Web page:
Ronald Kimani is the Head of Business at Silicon Solutions Limited, a content service provider of Bulk SMS, SMS shortcodes, USSD, mobile payment integration and mobile app technology solutions.
Mr Kimani gave an insight into his entrepreneurship journey and offered some valuable tips for success.
- Biggest milestone: In 2017 the business created a mobile raffle gaming system. Last year it created the first ever mobile virtual scratch card games. These two creations became unrivaled pioneer products of their kind in the Kenyan gaming industry. Currently, we are in the process of creating a sports betting service under our brand Spotika. These milestones have taught me that people don’t buy the ‘what’ or the ‘how’ in your products or services. They buy the ‘why’.
- Building a successful career: My secret is the unquenchable thirst for information. I traverse objectively on the web, read widely on the future of mobile technologies and position the business for the opportunities that lie ahead.
- Making it in life: You need to identify and focus on your strengths, and then get like-minded partners. Many Kenyans go wrong by trying to juggle all the ingredients of success and the elements of a good business on their own.
- Biggest money mistake: I once invested a lot of my savings in the packaging industry, which I had very little knowledge about and ended up with huge losses. I learnt that before you invest in any business, you must acquire an in-depth understanding of the field. You must also get mentors who will help you merge the knowledge you acquire with your start-up or investment.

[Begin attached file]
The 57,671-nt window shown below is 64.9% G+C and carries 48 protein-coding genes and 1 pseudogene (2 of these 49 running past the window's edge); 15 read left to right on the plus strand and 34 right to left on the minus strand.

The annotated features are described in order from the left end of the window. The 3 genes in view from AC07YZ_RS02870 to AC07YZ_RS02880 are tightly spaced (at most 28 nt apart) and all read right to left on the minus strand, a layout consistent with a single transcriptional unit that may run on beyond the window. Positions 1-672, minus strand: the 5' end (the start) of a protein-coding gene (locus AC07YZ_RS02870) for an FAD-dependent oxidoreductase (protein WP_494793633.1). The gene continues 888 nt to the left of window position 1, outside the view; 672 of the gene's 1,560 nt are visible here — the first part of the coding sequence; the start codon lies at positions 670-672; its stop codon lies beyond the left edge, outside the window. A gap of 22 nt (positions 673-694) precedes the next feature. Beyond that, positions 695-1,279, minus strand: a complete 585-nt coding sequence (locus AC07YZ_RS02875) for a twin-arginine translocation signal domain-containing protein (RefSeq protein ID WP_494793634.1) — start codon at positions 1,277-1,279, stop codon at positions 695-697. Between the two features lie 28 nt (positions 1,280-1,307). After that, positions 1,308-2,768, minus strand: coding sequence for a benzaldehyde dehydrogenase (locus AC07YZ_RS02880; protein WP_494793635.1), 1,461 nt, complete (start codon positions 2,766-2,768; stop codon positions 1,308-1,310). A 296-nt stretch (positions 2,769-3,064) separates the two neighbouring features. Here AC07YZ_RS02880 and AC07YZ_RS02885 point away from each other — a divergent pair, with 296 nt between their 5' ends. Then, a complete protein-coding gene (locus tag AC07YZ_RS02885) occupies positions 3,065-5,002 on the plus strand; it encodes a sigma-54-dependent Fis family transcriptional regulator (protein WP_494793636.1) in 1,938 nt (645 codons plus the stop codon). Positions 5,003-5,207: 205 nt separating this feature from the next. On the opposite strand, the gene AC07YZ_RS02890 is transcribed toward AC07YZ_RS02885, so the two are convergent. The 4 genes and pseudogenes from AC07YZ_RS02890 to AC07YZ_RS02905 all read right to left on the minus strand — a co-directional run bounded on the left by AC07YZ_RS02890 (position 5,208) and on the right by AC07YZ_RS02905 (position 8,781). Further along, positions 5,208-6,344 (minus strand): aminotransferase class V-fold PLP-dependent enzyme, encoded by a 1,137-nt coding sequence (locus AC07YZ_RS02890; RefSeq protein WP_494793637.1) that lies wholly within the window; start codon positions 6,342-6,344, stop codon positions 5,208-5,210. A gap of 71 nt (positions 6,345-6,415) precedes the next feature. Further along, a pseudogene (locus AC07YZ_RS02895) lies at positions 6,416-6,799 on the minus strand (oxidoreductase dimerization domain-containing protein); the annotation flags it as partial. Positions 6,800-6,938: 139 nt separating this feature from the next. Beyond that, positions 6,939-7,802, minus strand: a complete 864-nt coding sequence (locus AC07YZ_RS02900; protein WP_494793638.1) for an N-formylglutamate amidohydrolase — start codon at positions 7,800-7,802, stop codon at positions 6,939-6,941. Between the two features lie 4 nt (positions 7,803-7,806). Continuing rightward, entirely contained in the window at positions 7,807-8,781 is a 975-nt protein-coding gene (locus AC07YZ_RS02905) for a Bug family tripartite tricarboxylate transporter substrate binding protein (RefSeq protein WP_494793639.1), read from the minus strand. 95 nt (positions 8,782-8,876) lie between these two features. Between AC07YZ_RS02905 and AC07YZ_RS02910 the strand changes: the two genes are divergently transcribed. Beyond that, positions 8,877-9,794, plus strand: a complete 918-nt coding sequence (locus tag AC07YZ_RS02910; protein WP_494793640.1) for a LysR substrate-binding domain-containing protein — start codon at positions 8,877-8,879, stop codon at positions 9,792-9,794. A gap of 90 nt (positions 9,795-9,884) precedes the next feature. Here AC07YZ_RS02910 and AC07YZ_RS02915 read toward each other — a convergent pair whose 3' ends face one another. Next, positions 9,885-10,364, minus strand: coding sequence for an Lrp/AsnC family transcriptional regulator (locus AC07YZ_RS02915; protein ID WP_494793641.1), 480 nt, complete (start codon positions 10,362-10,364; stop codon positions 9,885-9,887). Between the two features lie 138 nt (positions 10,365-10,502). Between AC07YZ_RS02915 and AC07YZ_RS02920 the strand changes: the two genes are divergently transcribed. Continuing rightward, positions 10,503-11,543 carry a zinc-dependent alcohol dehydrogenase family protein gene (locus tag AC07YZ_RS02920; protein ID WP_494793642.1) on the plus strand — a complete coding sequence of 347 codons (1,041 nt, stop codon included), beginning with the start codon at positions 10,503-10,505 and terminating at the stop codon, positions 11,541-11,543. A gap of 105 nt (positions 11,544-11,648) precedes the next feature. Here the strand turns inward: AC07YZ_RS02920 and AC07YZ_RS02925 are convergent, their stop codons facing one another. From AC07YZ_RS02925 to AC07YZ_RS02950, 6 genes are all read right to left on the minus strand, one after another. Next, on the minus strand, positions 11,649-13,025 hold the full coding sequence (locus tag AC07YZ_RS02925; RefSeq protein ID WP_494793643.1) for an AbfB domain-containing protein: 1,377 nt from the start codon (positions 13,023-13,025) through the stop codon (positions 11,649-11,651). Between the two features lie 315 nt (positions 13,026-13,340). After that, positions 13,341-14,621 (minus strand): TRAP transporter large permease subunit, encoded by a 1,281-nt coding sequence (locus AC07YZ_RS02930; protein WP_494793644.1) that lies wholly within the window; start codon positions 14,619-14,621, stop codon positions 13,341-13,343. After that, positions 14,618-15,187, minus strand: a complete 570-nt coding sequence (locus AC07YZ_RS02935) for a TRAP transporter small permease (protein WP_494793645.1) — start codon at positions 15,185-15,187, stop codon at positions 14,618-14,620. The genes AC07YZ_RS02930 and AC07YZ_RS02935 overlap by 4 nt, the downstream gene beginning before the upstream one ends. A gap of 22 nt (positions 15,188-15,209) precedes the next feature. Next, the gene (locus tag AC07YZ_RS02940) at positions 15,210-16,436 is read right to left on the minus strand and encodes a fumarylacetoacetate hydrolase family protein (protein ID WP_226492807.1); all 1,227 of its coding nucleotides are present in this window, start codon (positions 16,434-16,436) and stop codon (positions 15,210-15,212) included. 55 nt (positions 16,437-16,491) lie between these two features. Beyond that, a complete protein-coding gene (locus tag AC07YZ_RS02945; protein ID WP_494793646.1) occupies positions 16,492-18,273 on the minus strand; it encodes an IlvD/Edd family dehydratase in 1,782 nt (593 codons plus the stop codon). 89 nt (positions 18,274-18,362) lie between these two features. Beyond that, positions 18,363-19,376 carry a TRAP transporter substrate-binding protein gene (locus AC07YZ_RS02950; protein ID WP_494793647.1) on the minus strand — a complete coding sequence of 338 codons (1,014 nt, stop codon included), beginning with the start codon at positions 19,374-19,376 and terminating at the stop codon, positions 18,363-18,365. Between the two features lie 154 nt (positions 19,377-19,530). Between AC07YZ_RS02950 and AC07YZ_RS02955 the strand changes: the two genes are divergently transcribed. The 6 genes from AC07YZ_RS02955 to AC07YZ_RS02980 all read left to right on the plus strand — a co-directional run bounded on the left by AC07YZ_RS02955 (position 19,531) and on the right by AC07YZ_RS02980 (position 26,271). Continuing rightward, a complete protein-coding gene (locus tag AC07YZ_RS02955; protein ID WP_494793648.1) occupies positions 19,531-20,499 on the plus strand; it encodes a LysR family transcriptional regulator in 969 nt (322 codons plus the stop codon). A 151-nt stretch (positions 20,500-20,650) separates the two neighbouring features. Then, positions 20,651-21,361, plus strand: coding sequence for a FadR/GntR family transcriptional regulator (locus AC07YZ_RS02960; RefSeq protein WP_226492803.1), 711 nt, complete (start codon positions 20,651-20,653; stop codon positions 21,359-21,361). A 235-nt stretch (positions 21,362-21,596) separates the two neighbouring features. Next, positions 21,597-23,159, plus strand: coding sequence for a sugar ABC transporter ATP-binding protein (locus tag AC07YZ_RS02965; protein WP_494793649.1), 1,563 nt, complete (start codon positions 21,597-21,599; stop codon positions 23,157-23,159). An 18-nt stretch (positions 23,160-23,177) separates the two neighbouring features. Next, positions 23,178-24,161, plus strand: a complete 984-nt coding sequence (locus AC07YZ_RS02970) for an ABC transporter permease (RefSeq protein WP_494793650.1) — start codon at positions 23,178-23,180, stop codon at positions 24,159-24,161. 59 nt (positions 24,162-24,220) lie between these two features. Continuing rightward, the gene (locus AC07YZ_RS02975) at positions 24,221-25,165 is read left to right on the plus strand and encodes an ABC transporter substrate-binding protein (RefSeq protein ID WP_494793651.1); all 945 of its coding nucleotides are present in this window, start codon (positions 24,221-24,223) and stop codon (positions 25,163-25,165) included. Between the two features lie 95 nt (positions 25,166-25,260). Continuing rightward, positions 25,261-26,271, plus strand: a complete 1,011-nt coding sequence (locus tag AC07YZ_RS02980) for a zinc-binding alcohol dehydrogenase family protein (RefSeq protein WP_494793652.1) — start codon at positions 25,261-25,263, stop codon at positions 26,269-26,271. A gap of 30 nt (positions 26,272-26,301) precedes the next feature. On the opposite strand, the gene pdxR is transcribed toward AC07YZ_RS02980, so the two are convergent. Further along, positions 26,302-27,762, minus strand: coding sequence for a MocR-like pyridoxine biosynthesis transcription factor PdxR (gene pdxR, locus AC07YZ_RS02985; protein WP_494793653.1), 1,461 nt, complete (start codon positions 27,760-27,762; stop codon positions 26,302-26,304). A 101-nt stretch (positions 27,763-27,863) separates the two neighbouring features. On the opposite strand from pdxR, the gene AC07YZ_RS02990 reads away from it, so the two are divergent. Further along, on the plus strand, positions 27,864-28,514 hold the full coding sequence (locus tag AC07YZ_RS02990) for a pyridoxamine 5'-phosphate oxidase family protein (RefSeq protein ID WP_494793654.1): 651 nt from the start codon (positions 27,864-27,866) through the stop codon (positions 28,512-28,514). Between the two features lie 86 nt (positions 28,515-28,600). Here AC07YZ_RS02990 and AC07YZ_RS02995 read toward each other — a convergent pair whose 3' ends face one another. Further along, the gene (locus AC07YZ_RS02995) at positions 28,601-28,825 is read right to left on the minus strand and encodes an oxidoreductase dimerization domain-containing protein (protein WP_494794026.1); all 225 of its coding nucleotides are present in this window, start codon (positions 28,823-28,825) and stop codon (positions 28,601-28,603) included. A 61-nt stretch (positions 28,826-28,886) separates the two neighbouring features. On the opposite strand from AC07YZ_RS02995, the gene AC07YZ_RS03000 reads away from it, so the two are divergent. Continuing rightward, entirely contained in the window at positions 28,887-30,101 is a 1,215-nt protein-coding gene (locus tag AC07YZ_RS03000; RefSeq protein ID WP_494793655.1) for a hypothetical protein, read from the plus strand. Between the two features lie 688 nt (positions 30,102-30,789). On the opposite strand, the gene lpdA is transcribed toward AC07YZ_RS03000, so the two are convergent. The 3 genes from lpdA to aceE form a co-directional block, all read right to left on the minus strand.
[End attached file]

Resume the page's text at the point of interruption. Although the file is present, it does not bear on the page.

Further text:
- If I could go back in time: I would pick industry mentors early enough. That way, I would avoid a lot of the start-up mistakes I made when I started my entrepreneurship journey. It is better to use other people’s experiences to shorten the learning curve.
- Saving method: I save through short-term investments like money market funds and high-yield savings accounts. Previously, I had tried to invest through life and education policies. The problem with these was that they tended to lock money for a long period of time. They also had stiff penalties if one is unable to keep up with the premiums.
- Entrepreneurship versus employment: I am an advocate for entrepreneurship. But unlike employment, entrepreneurship has no income guarantee. You must stay on your toes at all time, and consistently develop need-based solutions.
- My parting shot: In business, your ability to collaborate with others – especially on areas that are not your strongholds – will determine how far you go in life and how successful you become. Do not compare yourself to others. Always remember that it is harder to maintain character when at height of your career or when money streams in.
-Courtesy/ Saturday Magazine